SCOTLAND will have the lowest growth rate of any country in the United Kingdom until 2022, according to projections by a UK Government quango.
The findings also estimate that Scotland, staying part of the UK, is in line for "relatively slow" employment growth in the same period.
The Scottish Government last night seized on the figures and described them as proof of the Union providing a "bleak" future.
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The economy is shaping up to be the key battleground in the debate on whether Scotland should become independent, or stay in the Union.
Polls have consistently shown the Yes side behind when respondents are asked about the country's economy under independence.
Last week's publication of the so-called GERS report, effectively Scotland's balance sheet, offered more mixed news for the independence campaign.
It revealed Scotland's deficit had risen to 8.3% of economic output in 2012-13, compared with 7.3% for the UK as a whole.
The larger deficit was caused by a sharp dip in oil revenues, which the SNP has made a key plank of the case for independence.
However, a new report by the UK Commission for Employment and Skills (UKCES) has shed a different light on Scotland's long-term economic prospects.
The UKCES is a quango and "social partnership" that includes senior business people and trade unionists.
It has produced a series of labour market reports under the "Working Futures" banner, which include projections on employment and growth.
The latest report provided a range of forecasts for the UK between 2012 to 2022, including for Gross Value Added (GVA). In layman's terms, GVA is the output of all industries in an economy.
The report also included a referendum section, namely, that the authors worked on the assumption that the "UK will continue to include Scotland".
However, the Sunday Herald has obtained a leak of an unpublished annexe of the report that supplied a country-by-country breakdown.
The GVA figure for England is an annual average of 1.9% over 10 years, 1.7% for Wales and Northern Ireland, and Scotland bottom of the league at 1.6%.
The Scotland figure is also lower than the estimated UK-wide average of 1.9%
In the previous period - 2002-2012 - Scotland was ahead of Wales and closer to the average rate of growth in England.
The annexe noted: "Scotland and Northern Ireland experienced average growth rates similar to England during 2002 to 2012 but a much weaker recovery of growth is projected between 2012 and 2022."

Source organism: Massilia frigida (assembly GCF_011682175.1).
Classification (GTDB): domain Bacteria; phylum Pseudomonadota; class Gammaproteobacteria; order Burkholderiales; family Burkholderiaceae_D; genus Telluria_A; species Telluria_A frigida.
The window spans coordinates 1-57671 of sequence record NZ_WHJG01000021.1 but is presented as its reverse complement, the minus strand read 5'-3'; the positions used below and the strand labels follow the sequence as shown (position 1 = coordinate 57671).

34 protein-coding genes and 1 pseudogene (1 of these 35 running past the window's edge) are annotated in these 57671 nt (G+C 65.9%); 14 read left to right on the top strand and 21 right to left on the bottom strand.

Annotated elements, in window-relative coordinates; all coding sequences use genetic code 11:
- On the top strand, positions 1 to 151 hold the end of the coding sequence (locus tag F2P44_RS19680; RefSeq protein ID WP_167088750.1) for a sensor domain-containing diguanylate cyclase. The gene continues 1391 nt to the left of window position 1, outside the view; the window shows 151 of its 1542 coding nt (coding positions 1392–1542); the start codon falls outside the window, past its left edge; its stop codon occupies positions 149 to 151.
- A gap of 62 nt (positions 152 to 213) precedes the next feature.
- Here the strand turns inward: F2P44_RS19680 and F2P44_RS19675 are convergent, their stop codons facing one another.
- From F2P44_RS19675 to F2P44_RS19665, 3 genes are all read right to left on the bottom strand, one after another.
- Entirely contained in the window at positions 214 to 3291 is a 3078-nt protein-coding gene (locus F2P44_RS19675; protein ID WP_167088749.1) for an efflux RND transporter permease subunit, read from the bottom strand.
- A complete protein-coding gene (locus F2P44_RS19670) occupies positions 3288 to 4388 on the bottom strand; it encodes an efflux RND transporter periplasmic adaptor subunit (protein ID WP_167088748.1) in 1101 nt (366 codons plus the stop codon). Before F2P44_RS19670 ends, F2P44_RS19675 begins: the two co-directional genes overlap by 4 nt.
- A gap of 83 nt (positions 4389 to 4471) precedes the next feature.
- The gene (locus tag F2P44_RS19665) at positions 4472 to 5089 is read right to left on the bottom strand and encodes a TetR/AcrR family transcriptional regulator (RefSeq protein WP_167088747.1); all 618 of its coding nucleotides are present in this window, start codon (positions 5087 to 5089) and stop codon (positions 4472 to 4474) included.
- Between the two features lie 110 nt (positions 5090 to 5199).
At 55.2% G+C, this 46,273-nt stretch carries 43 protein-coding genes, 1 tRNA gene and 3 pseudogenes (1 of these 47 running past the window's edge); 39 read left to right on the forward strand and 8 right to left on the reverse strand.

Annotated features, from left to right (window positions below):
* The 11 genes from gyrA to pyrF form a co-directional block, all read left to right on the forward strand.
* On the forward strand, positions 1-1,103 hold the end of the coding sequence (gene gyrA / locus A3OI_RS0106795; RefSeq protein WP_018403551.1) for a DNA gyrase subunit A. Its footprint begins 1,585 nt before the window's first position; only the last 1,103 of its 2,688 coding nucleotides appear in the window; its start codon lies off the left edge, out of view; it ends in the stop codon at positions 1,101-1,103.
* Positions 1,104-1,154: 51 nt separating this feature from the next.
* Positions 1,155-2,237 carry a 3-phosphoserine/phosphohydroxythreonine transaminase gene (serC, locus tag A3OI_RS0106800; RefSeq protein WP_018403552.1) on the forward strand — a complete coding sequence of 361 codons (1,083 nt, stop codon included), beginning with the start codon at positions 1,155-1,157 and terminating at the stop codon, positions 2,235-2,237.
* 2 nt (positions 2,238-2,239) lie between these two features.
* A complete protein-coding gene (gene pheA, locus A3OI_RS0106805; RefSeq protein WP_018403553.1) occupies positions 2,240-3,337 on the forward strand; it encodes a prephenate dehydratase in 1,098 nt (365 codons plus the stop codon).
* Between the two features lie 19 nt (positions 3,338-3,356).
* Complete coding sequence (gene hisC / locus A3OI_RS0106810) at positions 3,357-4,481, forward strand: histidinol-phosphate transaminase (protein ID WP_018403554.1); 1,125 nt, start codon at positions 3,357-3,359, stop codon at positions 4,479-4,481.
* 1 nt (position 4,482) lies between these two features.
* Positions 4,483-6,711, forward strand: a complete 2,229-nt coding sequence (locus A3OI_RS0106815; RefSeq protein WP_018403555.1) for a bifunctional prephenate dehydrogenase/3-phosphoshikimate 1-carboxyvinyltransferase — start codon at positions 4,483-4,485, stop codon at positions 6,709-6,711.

The "key messages" section of the annexe stated that the southern parts of England will "continue to experience the most favourable trends", while the rest of England and the other UK nations will "fall further behind" relatively.
The sectoral breakdown is also mixed, with Scotland behind the UK growth average in four of six areas: the primary sector and utilities; construction; trade, accommodation and transport; and non market services.
Scotland has the same projection for "business and other services" and exceeds the UK average on manufacturing.
On employment growth, the annexe projected Scotland as being ahead of Wales over the 10-year period, but behind the UK as a whole.
A Scottish Government spokesman said: "This report, from some of the most senior business and trade union leaders in the UK, admits that the future within the union is bleak.
"Lower long-term growth than the UK and poorer long-term employment prospects is the reality this UK report reveals.
"Scotland is the 14th richest country in the OECD. Only with control of our own affairs, only with the powers of independence, can deliver the just and prosperous nation we all want to see. Without full powers in Scotland jobs and growth are under threat.
"That's what is at stake in September's vote."
A spokesman for Better Together said: "While we cannot comment on figures that haven't been released yet, it is absolutely the fact that Scotland is one of the highest performing parts of the UK.
"Unfortunately, any published figures these days allow the SNP to indulge in their favourite game of UK-bashing.
"To the Nationalists, unemployment dropping is a reason to leave the UK and unemployment rising is also justification for separation.
"Good economic figures are a sign that we should go it alone, as are bad ones. Anything and everything is used to justify their one, faltering policy."
A UKCES spokeswoman said the annexes would be published soon and declined to comment on the independence claims.